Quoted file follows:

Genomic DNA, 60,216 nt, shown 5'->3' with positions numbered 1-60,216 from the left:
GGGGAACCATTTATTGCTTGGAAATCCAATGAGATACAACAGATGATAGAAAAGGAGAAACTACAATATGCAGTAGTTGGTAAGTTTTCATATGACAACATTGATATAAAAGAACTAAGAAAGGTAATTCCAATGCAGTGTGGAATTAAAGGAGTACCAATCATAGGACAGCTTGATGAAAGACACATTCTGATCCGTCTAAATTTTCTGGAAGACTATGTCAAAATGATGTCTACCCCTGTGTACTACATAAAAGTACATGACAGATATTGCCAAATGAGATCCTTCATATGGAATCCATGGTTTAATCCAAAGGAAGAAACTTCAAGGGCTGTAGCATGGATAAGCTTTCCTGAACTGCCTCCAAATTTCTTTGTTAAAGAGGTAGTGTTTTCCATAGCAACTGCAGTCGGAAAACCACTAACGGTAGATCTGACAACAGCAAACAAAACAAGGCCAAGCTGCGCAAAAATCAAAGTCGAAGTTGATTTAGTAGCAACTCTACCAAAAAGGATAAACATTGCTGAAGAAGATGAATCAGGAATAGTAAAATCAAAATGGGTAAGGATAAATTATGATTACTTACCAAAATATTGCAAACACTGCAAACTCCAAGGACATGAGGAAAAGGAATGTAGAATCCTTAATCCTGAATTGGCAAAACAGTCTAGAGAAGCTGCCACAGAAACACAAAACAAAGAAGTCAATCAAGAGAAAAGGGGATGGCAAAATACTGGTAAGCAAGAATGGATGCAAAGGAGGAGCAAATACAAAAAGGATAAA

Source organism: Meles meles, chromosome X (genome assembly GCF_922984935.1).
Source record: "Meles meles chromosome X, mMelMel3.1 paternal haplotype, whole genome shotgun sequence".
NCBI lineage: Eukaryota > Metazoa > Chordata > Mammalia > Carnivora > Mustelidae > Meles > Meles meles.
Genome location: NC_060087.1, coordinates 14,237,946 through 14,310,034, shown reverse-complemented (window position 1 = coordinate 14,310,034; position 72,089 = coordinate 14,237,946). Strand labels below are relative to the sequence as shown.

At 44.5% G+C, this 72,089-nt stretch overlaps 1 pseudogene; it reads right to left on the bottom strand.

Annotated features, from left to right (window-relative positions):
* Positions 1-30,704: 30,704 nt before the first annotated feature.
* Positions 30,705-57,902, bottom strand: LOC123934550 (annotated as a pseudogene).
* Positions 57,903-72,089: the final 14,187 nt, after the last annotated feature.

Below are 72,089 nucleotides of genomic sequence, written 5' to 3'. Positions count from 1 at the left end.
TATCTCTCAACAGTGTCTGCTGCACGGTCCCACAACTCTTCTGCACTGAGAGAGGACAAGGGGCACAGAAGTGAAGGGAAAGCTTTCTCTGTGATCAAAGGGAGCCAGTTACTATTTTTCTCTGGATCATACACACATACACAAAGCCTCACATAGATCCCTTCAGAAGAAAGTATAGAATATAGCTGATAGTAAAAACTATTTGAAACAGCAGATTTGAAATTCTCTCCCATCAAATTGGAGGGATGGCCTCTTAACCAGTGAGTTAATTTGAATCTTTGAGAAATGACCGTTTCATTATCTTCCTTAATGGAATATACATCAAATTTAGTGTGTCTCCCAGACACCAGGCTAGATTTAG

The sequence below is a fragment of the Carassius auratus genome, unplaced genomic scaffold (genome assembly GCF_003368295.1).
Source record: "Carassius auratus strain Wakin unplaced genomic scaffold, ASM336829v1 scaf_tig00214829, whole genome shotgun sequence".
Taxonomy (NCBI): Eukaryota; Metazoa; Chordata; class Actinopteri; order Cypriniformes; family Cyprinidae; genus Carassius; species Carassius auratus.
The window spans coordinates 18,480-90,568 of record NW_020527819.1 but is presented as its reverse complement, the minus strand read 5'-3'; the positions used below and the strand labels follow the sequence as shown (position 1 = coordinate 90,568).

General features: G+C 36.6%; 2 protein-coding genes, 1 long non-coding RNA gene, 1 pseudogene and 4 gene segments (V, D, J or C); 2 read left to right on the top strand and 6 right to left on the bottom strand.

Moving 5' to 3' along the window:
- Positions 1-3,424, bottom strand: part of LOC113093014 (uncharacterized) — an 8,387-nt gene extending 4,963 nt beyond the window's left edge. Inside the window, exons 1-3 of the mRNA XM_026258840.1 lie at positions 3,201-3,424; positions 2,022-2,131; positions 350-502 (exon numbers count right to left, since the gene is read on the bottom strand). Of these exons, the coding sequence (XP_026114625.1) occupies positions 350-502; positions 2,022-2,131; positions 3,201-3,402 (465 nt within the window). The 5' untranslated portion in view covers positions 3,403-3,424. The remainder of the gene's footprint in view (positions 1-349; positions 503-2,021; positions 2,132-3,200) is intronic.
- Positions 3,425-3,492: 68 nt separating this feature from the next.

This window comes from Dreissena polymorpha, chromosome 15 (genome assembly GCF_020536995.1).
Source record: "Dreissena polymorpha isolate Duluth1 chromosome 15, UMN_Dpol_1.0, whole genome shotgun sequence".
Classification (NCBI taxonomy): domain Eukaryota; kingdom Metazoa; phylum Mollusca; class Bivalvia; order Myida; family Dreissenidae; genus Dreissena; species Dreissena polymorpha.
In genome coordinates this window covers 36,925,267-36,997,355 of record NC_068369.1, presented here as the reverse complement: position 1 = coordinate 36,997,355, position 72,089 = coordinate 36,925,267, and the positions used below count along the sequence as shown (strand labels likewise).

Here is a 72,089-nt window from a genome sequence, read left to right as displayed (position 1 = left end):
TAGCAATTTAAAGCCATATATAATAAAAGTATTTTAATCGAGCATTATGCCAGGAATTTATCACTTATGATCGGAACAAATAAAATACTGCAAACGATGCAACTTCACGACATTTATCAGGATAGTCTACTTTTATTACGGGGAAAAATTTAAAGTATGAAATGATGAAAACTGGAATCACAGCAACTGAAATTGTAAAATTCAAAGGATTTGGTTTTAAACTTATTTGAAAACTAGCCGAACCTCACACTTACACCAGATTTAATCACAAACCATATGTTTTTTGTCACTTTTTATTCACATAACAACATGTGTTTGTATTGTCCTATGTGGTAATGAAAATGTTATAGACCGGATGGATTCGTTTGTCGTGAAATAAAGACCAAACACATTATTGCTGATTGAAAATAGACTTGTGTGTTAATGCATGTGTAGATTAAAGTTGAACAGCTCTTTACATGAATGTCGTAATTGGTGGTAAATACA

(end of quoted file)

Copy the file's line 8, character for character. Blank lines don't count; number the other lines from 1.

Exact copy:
Annotated features, from left to right (window-relative positions):